Are Meal Kits Safe and Sustainable?

While meal kit delivery services have grown exponentially over the last few years to $5 billion in sales, more and more consumers are starting to ask whether the food delivered is safe and whether the packaging is sustainable. Vericool, the maker of safe, sustainable and affordable Vericoolers®, today launched the consumer awareness and education campaign #MealKitFail to answer some of those questions. The company is encouraging consumers to share their concerns, questions and any problems they encountered with their meal kit delivery and packaging via social media.

“There’s a lot of confusion about meal kit safety and sustainability—and we’re starting #MealKitFail to help,” said Darrell Jobe, CEO of Vericool, Inc.

According to Packaged Facts, three-quarters of U.S. adults have heard of fresh food meal kit delivery services, and a quarter of them have taken part in at least a free product trial.

“This space is the most striking example of the movement toward greater convenience in getting fresh foods to the consumer,” remarked David Sprinkle, Director of Research at Packaged Facts.

While meal kit delivery addresses the ever-growing demand for convenience, questions have been raised as to whether this convenience comes with safety and sustainability risks.

Meal Kit Safety

In a study conducted by Rutgers University and Tennessee State University, researchers ordered 169 meal kits, with 271 meat items, 235 seafood items, 133 game items, 39 poultry items, and interviewed over 1000 consumers. They found that products are likely to be left outside for eight or more hours before they are opened and refrigerated, and only five percent require a signature upon delivery. Further, research found that 47 percent of the cold food items arrived with surface temperatures above 40 degrees, which falls in the USDA's "danger zone"—when bacteria grows rapidly.

So, what can consumers to do make sure the delivery is safe?

“You just want to be mindful of how long the food has been sitting outside, and if it's above 40 degrees or if there's any thawing or the meat is not fully frozen still, then that's definitely problematic and increases the risk for food-borne illness,” said Bill Hallman, professor and Chair of the Department of Human Ecology at Rutgers University.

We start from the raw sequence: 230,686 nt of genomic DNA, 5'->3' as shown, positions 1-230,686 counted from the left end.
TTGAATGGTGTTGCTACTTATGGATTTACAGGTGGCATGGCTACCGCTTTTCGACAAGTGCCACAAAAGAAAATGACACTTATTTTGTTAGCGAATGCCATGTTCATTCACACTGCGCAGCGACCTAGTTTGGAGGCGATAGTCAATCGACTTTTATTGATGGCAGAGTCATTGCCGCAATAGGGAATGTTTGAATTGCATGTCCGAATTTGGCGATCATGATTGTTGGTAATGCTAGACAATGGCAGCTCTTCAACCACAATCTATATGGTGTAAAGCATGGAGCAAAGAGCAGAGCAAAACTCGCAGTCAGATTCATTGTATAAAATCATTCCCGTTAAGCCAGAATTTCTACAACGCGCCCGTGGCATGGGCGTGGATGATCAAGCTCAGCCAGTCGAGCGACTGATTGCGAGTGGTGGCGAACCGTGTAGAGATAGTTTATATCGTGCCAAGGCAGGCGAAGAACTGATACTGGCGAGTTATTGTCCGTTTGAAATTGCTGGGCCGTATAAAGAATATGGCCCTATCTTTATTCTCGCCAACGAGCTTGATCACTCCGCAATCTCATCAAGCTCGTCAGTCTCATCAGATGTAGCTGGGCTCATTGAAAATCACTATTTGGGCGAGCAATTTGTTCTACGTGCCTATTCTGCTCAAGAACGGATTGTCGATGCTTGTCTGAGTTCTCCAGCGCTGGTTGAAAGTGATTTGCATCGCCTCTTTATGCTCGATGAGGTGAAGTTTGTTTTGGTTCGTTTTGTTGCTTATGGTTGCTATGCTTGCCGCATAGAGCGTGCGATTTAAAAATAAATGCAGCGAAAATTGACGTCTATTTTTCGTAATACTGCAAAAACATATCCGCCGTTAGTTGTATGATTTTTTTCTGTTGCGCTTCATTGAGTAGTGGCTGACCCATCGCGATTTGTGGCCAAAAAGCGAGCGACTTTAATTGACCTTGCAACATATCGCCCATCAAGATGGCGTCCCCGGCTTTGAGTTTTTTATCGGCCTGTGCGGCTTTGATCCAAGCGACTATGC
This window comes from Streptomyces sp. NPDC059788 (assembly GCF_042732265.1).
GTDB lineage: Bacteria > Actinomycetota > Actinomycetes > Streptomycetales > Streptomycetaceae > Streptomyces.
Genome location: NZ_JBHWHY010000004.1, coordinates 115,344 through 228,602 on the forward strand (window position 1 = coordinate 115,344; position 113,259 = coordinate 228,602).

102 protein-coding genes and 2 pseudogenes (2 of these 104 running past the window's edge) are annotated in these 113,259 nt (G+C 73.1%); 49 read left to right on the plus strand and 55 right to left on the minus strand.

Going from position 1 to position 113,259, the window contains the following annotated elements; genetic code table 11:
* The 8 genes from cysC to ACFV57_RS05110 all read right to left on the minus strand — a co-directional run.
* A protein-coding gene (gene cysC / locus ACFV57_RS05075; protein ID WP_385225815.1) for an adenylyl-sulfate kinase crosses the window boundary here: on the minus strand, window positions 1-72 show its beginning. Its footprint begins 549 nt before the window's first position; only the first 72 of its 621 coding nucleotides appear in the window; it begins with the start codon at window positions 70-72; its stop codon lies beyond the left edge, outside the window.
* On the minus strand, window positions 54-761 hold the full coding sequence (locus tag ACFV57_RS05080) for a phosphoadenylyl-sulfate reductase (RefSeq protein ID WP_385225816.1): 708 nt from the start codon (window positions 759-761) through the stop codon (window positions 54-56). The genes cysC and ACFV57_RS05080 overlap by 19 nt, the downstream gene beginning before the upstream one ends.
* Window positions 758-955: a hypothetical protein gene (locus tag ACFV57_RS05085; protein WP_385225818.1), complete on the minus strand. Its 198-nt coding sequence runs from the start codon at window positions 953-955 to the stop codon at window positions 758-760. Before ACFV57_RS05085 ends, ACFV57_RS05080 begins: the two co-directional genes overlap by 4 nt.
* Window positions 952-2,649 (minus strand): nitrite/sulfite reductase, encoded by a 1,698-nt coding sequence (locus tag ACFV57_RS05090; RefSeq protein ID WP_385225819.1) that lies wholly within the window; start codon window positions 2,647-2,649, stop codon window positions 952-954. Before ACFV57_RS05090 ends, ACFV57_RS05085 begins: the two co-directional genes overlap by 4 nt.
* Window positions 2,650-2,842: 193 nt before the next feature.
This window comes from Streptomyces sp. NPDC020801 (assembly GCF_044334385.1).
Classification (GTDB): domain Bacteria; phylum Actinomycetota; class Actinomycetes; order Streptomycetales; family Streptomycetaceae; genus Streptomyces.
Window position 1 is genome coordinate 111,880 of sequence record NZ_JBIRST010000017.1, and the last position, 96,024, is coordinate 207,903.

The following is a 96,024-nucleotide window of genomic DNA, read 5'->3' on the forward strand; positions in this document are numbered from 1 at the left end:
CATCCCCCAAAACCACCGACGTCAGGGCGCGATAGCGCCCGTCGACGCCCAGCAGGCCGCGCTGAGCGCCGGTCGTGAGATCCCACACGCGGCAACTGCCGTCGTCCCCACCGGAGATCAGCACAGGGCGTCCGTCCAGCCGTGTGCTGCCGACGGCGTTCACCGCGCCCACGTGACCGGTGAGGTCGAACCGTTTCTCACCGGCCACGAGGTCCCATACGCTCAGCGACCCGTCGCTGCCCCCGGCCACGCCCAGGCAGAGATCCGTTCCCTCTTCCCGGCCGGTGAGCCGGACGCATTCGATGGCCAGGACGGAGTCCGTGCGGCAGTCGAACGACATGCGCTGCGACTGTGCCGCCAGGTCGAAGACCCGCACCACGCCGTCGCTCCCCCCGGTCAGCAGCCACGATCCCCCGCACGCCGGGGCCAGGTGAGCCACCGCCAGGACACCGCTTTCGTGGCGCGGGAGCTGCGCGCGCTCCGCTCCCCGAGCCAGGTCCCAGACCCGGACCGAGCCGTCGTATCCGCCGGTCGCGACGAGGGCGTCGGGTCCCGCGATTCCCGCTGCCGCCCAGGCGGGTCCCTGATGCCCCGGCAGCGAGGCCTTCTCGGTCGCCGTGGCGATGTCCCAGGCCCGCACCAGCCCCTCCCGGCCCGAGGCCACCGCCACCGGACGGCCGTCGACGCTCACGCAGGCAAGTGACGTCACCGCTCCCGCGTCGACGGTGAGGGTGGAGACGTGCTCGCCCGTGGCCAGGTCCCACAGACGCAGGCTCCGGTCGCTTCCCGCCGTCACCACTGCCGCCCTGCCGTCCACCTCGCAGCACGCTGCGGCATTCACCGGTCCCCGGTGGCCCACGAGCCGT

Here are some safety tips and Vericool Packaging will be sharing more via Twitter, Instagram, Facebook, and LinkedIn:

  • Check the temperatures of the package’s contents and make sure meats, dairy, fish, and other cold foods are below 41 degrees—cool to touch is not safe;
  • Refrigerate the package after receipt; and
  • If you notice any leaking or strange smells, throw it out.

Meal Kit Sustainability

Many meal kits come with lots of packaging, and often only some of it is reusable, recyclable or compostable. So, what should you look for?

“You want to look for sustainable packaging that keeps cold foods cold from packaging to receipt—at temperatures below 41 degrees. Consumers should ask their meal kit companies for safe, cold-chain packaging that is fully curbside recyclable and compostable—Recyclapostable™,” said Darrell Jobe, CEO of Vericool, Inc. “Recyclapostable packaging is sustainable and significantly reduces consumer waste.”

Watch this video to learn more about meal kit safety and sustainability.

About Vericool, Inc.

Based in Livermore, Calif., Vericool delivers sustainable packaging that protects products, people and the planet. Recyclapostable™ Vericoolers® are the only high performing 100% compostable insulation and recyclable cold chain packaging in the market, making them the safest replacement for EPS/Styrofoam. Patented and patent-pending Vericoolers are cost-effective and reliable, ensuring that food, medicines and other temperature sensitive products stay cool from packaging to receipt. Customizable and high-performing, Vericoolers can perform to customer-defined ASTM and ISTA standards.

Vericool is all about delivering second chances for people and companies to do the right thing for the planet. Those that get it—Vericooler it.

To learn more about Vericool Packaging, visit or follow the company on Twitter, Instagram, Facebook, and LinkedIn.